Stuxnet is a sophisticated computer worm designed to infiltrate industrial control systems, and I’d be surprised if many of you have heard of it, as it is one of the most under-reported news events in years. Here’s the skinny: The Stuxnet worm is a devastating threat to all the control systems that run modern societies. These are the systems that keep the water flowing, the lights on, our power grids balanced, our nuclear plants from melting down, and so much more. The Stuxnet worm is similar to what you or I might consider a computer virus, but far more powerful. Whereas a computer virus targets vulnerabilities in a system, the Stuxnet worm burrows in, not through glitches in the programming, but through the root code. I must admit to a lack of sophistication in things programmable, but what I’ve gleaned is that the damage done to a computer system by a virus can generally be repaired and a patch code introduced to prevent the virus from again infiltrating the system, but the Stuxnet worm cannot be easily detected, fully cleaned nor successfully patched against. This is not your basic trojan horse or malware, it’s more powerful and dangerous by several orders of magnitude, and it is now freely available on the Internet.
In late 2010 the world’s first Stuxnet attack was launched against Iran’s nuclear power facilities, and the attack appears to have been a resounding success. Most sources I’ve come across suggest that the attack has set back the Iranian nuclear program by approximately two years. Further, there is hope that, short of scrapping the whole program and building from scratch, the attack can be re-launched down the road to screw things up for the Iranians again when the time is deemed ripe. Depending on your politics that, at first blush, seems a generally good thing. But regardless of your politics, the much larger problem is that a code which reportedly took years to develop with the assistance of at least one, but probably two, intelligence services (prime suspects are the CIA and Mossad), is now readily available on the web.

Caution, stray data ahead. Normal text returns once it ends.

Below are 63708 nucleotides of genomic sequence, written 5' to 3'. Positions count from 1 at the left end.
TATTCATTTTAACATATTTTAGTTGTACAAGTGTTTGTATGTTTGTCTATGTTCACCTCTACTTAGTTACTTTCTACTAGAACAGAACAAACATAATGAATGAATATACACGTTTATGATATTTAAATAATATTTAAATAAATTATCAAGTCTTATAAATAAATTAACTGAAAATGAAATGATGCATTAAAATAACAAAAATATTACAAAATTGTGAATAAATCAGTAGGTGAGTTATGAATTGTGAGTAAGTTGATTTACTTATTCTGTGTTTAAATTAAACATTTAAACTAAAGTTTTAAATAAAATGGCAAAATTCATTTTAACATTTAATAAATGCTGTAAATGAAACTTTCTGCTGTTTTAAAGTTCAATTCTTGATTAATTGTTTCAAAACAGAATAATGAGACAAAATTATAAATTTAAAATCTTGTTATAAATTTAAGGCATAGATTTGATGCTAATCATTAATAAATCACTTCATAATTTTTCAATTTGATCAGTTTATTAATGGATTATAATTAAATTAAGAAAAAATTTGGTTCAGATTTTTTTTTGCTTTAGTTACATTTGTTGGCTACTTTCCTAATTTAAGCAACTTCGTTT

And all of the rest of the developed world’s industrial controls run on the same basic systems.
Let that sink in for a minute . . .
In essence, whoever launched this attack on Iran didn’t just drop a bomb, they dropped the directions on how to make that bomb (and how to improvise off the root code) in every country of the world. And since it is just code, there are no raw materials to acquire to launch an attack. No yellow cake uranium needs to be smuggled in from Nigeria. It is not idle speculation to wonder just how long it will be before a nuclear plant in the United States, or Europe or Asia or South America is likewise commandeered by a third party somewhere in the world. Or when we might wake up in the morning in Washington DC, or Paris or, if ever anyone cares, in Guatemala City, to a water distribution system that has to be taken off line for months, if not years, due to a Stuxnet 2.0 attack coming home to roost.
Anonymous may never do this, but some other anonymous group very well might. Clearly, neither Julian Assange nor PFC Bradley Manning will be responsible if such a thing happens, but we are living in a new reality when it comes to information flow in our mutual, global society.
What are we to think of WikiLeaks and the battle between freedom of information vs. the need for rule of law? I’m honestly not sure. The engine of an open society is freedom of information, but the governor of that engine exists to make sure that whole damn thing doesn’t spin out of control.
But what should be recognized is that we are moving into uncharted territory of deep asymmetries, and the Surly Bartender, for one, isn’t so sure that democratizing the power to screw with the program is a particularly wise move. In some very real ways, not since The Manhattan Project has a technological genie this powerful been released from its bottle — and I know that sounds melodramatic, but my Surly Guts are rumbling.
The inherent complexity and danger of nuclear weapons have kept them, thus far, under the control of nation states. And nation states, while they can be decidedly evil, are generally rational. The same cannot be said for all anonymous groups of self-empowered individuals, and in this new age of globally connected information systems, an increase in the power of the individual does not necessarily mean a safer world. Julian Assange did not create this world; he does, however, provide an opportunity to engage in a conversation that will define our age.
And the unusually ambivalent Surly Bartender, for one, hopes we get to have that chat before someone, anyone, decides to turn out the lights.